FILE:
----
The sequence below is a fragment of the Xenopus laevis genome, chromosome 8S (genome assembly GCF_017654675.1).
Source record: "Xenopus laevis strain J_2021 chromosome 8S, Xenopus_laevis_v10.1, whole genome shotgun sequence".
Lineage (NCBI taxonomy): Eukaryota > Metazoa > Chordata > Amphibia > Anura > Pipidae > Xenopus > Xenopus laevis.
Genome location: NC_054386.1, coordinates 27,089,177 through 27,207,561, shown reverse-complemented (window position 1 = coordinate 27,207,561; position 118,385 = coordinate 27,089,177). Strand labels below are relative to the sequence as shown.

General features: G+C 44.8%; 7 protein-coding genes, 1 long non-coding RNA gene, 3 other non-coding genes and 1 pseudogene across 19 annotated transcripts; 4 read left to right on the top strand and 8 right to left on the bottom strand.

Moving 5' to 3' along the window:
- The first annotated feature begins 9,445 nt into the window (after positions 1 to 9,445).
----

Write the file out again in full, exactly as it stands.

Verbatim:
The sequence below is a fragment of the Xenopus laevis genome, chromosome 8S (genome assembly GCF_017654675.1).
Source record: "Xenopus laevis strain J_2021 chromosome 8S, Xenopus_laevis_v10.1, whole genome shotgun sequence".
Lineage (NCBI taxonomy): Eukaryota > Metazoa > Chordata > Amphibia > Anura > Pipidae > Xenopus > Xenopus laevis.
Genome location: NC_054386.1, coordinates 27,089,177 through 27,207,561, shown reverse-complemented (window position 1 = coordinate 27,207,561; position 118,385 = coordinate 27,089,177). Strand labels below are relative to the sequence as shown.

General features: G+C 44.8%; 7 protein-coding genes, 1 long non-coding RNA gene, 3 other non-coding genes and 1 pseudogene across 19 annotated transcripts; 4 read left to right on the top strand and 8 right to left on the bottom strand.

Moving 5' to 3' along the window:
- The first annotated feature begins 9,445 nt into the window (after positions 1 to 9,445).